Furthermore, the claim fails on the ground that the comparison evidence of Petitioner's head hair was essentially "redundant" to the comparison of his pubic hairs to those found in the burned bag. (Lodged Doc. L.) Although the single hair at issue from the autopsy table presumably came from the victim's body, it was relatively insignificant in light of the damning evidence recovered from the burned bag of clothes, which included hair that arguably liked Petitioner to the victim and murder.

Based on the lack of evidence to support Petitioner's claim, it simply cannot be said that counsel was constitutionally ineffective for failing to raise such a frivolous argument. The state court reasonably rejected this claim as without any merit.

3. Failure to Challenge Rocio Macias's Prior Testimony

At the time of Petitioner's second trial, his former girlfriend Rocio Macias had pled no contest to being an accessory after the fact for her involvement in this case, and she was awaiting sentencing for that charge. (Lodged Doc. F, at 16.) Despite having exercised her Fifth Amendment right against testifying at Petitioner's first and second trials, Macias testified at Petitioner's preliminary hearing and was subject to cross-examination. At the time of both trials, the court found that she was "unavailable" as a witness within the meaning of California Evidence Code section 240. Pursuant to the "former testimony" exception to the hearsay rule under California Evidence Code section 1291, the court allowed Macias's preliminary hearing testimony to be read to the jury. (Lodged Doc. F, at 12.)

Petitioner contends that counsel was incompetent by failing to challenge the admission of Macias's preliminary hearing testimony on the ground that she could not exercise her Fifth Amendment privilege because she had previously pled no contest for her involvement in the case. It appears that Petitioner contends counsel should have sought to exclude the former testimony or forced her to testify in open court, and the result might have been different had she been forced to take the stand.

Petitioner's claim is legally unsound. There is no doubt that Macias retained her Fifth Amendment privilege against self-incrimination when called as a witness at Petitioner's second trial. A defendant retains his/her Fifth Amendment privilege against self-incrimination prior to sentencing, even after a guilty plea, due to the possible impact such testimony may have on the yet undermined sentence. See e.g. United States v. Kuku, 129 F.3d 1435 (11th Cir. 1997); United States v. De La Cruz, 996 F.2d 1307, 1312-1313 (1st Cir. 1993); United States v. Hernandez, 962 F.2d 1152, 1161 (5th Cir. 1992); United States v. Lugg, 892 F.2d 101, 103 (D.C. Cir. 1989).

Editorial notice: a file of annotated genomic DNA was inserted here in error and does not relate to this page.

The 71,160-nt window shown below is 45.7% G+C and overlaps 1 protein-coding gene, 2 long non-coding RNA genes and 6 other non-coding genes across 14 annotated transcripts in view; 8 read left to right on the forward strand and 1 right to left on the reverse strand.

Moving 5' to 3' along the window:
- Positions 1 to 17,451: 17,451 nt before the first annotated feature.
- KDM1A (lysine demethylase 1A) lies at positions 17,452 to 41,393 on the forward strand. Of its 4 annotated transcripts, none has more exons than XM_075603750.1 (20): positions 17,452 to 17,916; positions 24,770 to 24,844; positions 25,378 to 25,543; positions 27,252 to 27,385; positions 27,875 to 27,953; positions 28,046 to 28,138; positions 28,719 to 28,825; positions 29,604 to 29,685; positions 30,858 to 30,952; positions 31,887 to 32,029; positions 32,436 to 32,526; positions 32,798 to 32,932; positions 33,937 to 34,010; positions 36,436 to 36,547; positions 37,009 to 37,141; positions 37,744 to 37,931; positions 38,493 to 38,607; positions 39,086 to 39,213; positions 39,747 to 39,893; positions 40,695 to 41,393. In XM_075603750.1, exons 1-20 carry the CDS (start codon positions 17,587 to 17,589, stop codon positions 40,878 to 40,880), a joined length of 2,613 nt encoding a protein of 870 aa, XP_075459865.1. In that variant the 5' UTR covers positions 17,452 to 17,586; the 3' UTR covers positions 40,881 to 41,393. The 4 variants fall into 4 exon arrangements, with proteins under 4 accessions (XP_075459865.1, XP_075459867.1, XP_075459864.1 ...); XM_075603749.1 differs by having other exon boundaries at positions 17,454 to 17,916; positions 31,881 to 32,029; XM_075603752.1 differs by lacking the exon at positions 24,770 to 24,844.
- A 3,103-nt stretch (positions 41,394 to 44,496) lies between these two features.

Therefore, although Macias had entered a no contest plea, she had not yet been sentenced and clearly retained the right to exercise her Fifth Amendment privilege against self-incrimination. In addition, because Macias' invocation of the Fifth Amendment rendered her "unavailable" as a witness, and Petitioner had more than ample opportunity to cross-examine her at his preliminary hearing, there was no Confrontation Clause violation. Crawford v. Washington, 541 U.S. 36, 53-54 (2004). Trial counsel, therefore, had no basis upon which to challenge Macias's invocation of the Fifth Amendment or to raise a Confrontation Clause objection, and could not have rendered ineffective assistance.

D. Due Process Challenge

Petitioner contends that the state courts' summary denials of his state habeas applications violated California law and habeas procedure. (Petition, at 47-52.) "[T]he availability of a claim under state law does not of itself establish that a claim was available under the United States Constitution." Sawyer v. Smith, 497 U.S. 227, 239 (1990), quoting, Dugger v. Adams, 489 U.S. 401, 409 (1989). Because Petitioner's claim arises strictly under state law, it is not cognizable in the instant federal habeas corpus petition. Gerlaugh v. Stewart, 129 F.3d 1027, 1045 (9th Cir. 1997); Franzen v. Brinkman, 877 F.2d 26 (9th Cir. 1989).

E. Sixth Amendment Confrontation Clause Violation